What is in this article?:
- Joe D. White Peanut Profitability Award winner for Southwest
- Weather dictates fungicide use
- Practices strict rotation
• Attention to detail, even through one of the worst production years he’s ever faced, earned Joe D. White this year’s Peanut Profitability Award for the Southwest region.
GAYLE AND JOE. D WHITE, Tillman County, Okla., take their four-wheeler on a crop inspection tour on their peanut, cotton and grain farm near Frederick, Okla.
Weather dictates fungicide use
He may need two more fungicide applications for leafspot, depending on weather.
“With high humidity, we may need two late fungicide treatments,” he says. That’s usually one application of Folicur and sometimes an application of Bravo “to finish up.”
Those last fungicide treatments typically come mid-August through the first 10 days of September. He says Folicur has become a good option. “It’s inexpensive and has a broad spectrum of activity.”
Irrigation timing is typically not an issue for White. “We turn the water on and irrigate as needed,” he says. “Last year started out wet. We got 5 inches of rain right after we planted.”
“Without GPS we wouldn’t have been able to find the rows after the rain,” Gayle says. “But we got a perfect stand — and then we got no more rain. And the wind just blew and blew.”
White says he used center sweeps in his peanuts to keep soil from blowing. “I had never done that before — but we did quite a few things last year that we don’t normally do. And we still made a crop.”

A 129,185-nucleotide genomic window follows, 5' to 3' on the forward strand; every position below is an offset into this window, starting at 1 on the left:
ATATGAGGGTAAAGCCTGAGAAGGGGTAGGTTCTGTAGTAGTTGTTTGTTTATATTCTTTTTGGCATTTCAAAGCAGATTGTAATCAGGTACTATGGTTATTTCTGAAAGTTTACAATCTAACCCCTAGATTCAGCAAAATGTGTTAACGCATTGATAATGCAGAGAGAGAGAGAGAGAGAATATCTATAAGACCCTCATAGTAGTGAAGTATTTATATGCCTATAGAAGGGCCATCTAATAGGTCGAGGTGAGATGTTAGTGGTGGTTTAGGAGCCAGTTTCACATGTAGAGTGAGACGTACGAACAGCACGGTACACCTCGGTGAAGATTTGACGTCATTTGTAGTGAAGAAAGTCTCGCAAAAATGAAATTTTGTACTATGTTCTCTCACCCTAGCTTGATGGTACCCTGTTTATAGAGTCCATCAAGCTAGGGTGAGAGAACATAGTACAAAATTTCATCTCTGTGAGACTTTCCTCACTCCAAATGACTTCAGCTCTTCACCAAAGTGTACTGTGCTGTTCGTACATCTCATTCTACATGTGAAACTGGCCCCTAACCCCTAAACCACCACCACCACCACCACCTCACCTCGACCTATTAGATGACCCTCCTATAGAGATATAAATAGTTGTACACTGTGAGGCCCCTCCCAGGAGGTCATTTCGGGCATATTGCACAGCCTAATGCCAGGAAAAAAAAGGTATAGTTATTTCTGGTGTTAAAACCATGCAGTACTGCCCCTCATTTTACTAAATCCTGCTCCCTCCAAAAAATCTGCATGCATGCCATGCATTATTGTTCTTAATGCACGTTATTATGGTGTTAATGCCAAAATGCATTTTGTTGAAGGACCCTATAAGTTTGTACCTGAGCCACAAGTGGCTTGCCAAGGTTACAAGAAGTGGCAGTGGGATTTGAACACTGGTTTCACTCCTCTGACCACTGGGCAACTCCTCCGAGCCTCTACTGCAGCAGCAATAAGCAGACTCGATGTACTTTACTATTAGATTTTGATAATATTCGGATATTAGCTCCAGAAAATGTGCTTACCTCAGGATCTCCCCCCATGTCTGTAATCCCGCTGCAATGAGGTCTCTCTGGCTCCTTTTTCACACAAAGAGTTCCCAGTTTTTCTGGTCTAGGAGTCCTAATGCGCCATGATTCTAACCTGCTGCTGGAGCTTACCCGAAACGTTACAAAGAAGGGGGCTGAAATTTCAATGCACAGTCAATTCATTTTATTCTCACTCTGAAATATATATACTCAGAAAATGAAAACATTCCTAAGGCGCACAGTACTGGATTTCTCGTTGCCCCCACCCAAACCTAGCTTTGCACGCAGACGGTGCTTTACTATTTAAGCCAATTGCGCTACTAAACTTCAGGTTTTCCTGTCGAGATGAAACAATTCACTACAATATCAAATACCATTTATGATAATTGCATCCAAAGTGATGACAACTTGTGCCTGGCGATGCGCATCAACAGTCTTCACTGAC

But it wasn’t easy. Yields were about two-thirds of normal production.
“It was a battle from beginning to end,” Gayle says. And the battle was on multiple fronts. “We fought drought, wind, deer and hogs,” she says.
“We did just about everything but give up,” her husband says.
Near constant vigilance kept feral hogs from destroying their peanuts. “It’s been a massive battle with these creatures the last few years,” Gayle says. “We basically slept with the peanuts to keep the hogs out. Someone was in the field just about all night with a light and a gun.”
Their daughter, Whitney Bell, and her husband, Brandon, killed as many as 170 hogs in one field last summer. “Usually, if we can get the peanuts up, hogs don’t bother them,” White says.
The drought may actually have helped thin the hog population a bit last year. “That may be the one good thing about the drought,” White says. “It may have been God’s way of thinning out the population,” Gayle adds. She says the prolonged drought also reduced deer survival. “We saw a lot of abandoned fawns.”
One of those cavorts around their barns and hay bales, a beneficiary of Gayle’s rescue and care. “He thinks he’s one of the dogs,” she says.
They are keeping a close watch on peanut fields this spring and are hoping reduced hog numbers will mean less pressure.